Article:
Here are the key things you need to know before you leave work today.
TODAY'S MORTGAGE RATE CHANGES
There were no changes today.
TODAY'S DEPOSIT RATE CHANGES
There were no changes today.
TEPID HOUSE BUILDING PLANS
The number of new residential building consents, especially in Auckland, disappointed most observers when they were released today. However the small apartment sector continued to show good gains. For new houses, both Otago and Southland are showing good gains, but many other regional areas show little growth. Observers are expecting the Auckland Housing Accord to kick into gear fairly soon, although it is somewhat of a surprise that the start has been this slow.
ONLY JUST HALFWAY
Today marks the half-way point in a comprehensive repair of earthquake-damaged Housing New Zealand properties in Christchurch, with the 2,500th home repair completed - "ahead of schedule" they say. The Insurance Council also advised today that the settling of earthquake private insurance claims continues apace as payouts hit the $13 bln mark, advancing at $10 mln a day in 2014.
NON-RESIDENTIAL CONSTRUCTION BOOMING
September completed a massive quarter for non-residential building, with the value of consents in the quarter up 28% from a year earlier, despite a 2.6% seasonally adjusted drop in activity from August. (H/T GK) A large $100 mln University of Auckland project helped boost the numbers for September.
CO-OP BANK FAILS TO PROTECT NAME
The Co-operative Bank's High Court attempt to prevent the New Zealand Association of Credit Unions from changing its name to Co-op Money NZ has failed. NZACU chief executive, Henry Lynch hailed the outcome as "a win for co-operative principles and democratic rights," showing the Co-operative Bank doesn't have a monopoly on the terms co-operative or co-op. Not surprisingly his counterpart at the Co-operative Bank, Bruce McLachlan, is disappointed. McLachlan said the new NZACU name has the potential to confuse the public, and the Co-opertative Bank will work to limit market confusion whilst reviewing "every aspect of the Court's decision prior to determining its next steps."
HEARTLAND BANK PROFIT ON TRACK
Heartland Bank says it's on track to meet its annual profit forecast of between $42 million and $45 million after recording profit of $11 million in the first quarter of its financial year. The bank also says the reverse equity mortgage business it acquired in April did $9 million of new lending in the September quarter, and has a database of interested customers of 750.
MORTGAGE MARKET STAGNATING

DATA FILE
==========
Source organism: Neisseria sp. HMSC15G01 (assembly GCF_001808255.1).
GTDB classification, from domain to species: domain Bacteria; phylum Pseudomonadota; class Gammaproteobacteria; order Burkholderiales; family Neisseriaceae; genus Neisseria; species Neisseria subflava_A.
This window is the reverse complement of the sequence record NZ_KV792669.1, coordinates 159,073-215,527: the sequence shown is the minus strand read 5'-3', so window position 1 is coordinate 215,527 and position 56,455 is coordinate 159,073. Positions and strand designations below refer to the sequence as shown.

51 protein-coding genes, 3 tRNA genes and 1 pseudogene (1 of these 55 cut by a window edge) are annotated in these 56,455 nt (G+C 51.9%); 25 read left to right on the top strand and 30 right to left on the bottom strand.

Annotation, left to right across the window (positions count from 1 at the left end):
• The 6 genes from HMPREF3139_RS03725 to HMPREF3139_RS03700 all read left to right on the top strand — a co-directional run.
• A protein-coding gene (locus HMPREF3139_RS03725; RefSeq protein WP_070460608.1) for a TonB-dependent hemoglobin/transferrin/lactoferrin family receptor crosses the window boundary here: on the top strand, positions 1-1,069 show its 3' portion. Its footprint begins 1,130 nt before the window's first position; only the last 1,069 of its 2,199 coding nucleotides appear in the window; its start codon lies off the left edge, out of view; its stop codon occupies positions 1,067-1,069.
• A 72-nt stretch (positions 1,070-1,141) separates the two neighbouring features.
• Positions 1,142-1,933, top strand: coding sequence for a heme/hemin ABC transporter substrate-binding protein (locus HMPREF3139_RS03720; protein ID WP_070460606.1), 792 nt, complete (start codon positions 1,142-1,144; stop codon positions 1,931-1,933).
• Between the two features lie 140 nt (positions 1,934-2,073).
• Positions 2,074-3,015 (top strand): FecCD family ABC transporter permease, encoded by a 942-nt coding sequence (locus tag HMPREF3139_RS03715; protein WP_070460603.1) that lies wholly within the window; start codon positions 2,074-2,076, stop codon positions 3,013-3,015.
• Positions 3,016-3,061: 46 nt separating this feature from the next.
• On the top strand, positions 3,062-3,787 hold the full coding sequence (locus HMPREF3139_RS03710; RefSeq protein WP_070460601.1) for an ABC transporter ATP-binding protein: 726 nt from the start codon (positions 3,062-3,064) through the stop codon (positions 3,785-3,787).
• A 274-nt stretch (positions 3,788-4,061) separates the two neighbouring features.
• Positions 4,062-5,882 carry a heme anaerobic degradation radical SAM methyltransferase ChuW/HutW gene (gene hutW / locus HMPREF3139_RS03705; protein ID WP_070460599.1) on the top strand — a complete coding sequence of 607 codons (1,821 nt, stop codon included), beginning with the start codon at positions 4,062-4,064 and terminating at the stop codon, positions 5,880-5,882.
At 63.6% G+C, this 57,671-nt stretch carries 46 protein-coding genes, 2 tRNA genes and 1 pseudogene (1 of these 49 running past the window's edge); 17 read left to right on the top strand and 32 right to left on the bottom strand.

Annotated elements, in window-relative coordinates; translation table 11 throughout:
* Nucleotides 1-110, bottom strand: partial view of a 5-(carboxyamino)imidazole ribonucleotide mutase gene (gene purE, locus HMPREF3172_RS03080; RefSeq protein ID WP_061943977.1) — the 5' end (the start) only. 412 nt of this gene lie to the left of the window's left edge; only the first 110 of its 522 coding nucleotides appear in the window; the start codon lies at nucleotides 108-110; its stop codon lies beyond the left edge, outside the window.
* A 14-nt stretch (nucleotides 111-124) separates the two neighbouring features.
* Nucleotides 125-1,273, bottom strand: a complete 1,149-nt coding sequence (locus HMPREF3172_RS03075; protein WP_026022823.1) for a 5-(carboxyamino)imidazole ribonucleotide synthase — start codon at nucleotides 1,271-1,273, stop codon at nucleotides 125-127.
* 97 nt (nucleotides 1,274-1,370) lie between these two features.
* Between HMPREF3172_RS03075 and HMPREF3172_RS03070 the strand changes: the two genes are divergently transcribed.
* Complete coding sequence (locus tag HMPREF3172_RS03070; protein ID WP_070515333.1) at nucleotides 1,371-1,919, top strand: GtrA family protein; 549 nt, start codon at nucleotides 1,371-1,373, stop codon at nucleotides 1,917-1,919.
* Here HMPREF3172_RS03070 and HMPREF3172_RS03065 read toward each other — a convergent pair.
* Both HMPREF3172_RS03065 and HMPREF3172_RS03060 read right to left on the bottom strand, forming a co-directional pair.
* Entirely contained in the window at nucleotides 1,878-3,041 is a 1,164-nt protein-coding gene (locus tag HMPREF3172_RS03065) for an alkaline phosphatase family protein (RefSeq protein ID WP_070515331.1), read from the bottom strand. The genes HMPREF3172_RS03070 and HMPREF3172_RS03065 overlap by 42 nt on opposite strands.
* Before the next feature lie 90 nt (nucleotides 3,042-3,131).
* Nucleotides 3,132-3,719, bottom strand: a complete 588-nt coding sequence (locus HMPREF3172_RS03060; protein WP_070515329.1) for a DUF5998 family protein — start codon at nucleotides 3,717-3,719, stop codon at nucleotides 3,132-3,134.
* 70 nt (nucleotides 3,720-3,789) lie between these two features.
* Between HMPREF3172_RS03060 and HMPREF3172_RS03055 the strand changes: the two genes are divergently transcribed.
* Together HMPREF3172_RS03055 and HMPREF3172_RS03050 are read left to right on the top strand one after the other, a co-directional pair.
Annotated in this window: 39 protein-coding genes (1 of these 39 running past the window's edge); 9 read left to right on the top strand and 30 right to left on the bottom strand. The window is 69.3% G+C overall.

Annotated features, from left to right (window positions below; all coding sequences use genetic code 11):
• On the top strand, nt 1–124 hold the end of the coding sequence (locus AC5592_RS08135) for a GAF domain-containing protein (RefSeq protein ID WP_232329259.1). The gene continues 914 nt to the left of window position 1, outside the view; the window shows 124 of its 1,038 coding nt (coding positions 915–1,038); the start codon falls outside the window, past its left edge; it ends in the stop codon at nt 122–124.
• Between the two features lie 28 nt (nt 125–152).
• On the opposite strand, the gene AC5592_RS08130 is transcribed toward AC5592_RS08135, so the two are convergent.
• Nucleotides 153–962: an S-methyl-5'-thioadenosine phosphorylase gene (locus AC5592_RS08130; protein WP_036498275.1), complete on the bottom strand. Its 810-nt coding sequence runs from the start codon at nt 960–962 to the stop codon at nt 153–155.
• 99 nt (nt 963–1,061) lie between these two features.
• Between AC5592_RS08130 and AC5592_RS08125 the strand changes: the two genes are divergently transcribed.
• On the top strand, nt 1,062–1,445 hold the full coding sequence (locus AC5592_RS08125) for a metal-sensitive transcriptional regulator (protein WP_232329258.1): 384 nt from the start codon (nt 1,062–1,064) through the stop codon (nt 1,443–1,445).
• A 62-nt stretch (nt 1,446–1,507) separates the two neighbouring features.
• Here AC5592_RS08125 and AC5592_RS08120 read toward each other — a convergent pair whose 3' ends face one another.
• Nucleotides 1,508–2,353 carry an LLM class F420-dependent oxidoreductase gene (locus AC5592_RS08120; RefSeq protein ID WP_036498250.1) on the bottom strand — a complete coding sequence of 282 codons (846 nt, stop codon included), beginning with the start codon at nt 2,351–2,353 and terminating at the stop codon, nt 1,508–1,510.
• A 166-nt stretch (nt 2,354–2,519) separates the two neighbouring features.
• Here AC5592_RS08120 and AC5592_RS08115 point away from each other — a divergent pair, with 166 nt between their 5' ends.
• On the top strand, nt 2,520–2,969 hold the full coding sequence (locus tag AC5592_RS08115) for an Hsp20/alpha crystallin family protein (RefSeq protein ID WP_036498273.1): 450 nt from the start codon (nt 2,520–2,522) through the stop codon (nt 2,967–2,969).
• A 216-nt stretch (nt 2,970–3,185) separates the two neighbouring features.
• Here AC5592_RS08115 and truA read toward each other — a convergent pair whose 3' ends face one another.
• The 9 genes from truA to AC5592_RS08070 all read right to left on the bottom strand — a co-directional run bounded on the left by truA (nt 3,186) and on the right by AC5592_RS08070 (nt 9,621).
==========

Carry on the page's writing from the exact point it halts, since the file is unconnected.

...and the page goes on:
The growth of mortgage debt is noticeably slowing. In RBNZ data out today it was only up by $484 mln in September, up by +$1.6 bln in the third quarter. That is the slowest quarterly gain since September 2012, and half of what it was in early 2013. This data reinforces what we see in the weekly new home loan approval series, and helps explain why banks are so competitive for this business.
THE RUSH TO FIX SLOWS
Not only is the mortgage market slowing, the rush to fix is slowing as well. 71.7% of all mortgages are now fixed compared with 71.2% in August and that is the slowest shift into fixed rate loans that we have seen since September 2012. The levels of fixed rate lending was higher that it is now prior to September 2010.
LOADING UP ON EXPENSIVE DEBT
While the growth in debt taken on by rural and business borrowers continued to be quite low, consumers are not showing any reluctance in their non-housing debt commitments. This grew at a +6.7% pa pace in September, the fastest growth rate since the end of 2005.
WE ARE FLUSH
One reason - perhaps - that we may seem less reluctant to use our credit cards is that we have more money in the bank. Household deposits rose a remarkable $2.2 bln from August to September, no doubt helped because we are taking on relatively less housing debt. That August to September jump pumps the annual growth to +9.9%, its highest rate of growth so far this year. Our bank account values also got a small push along from the value of our foreign account holdings; the lower exchange rate gave them a $100 mln boost.
Domestic swap rates fell in a flattening trend. The one year fell -1 bp and two years fell -2 bps and for 3 to ten years the fall was -3 bps. The 90 day bank bill rate however stayed unchanged at 3.70%.
OUR CURRENCY HOLDS
Check our real-time charts here. There was virtually no changes to the value of the kiwi dollar today. It is now at 78.3 USc, at 88.7 AUc, and the TWI slipped to 76.4.
You can now see an animation of this chart. Click on it, or click here.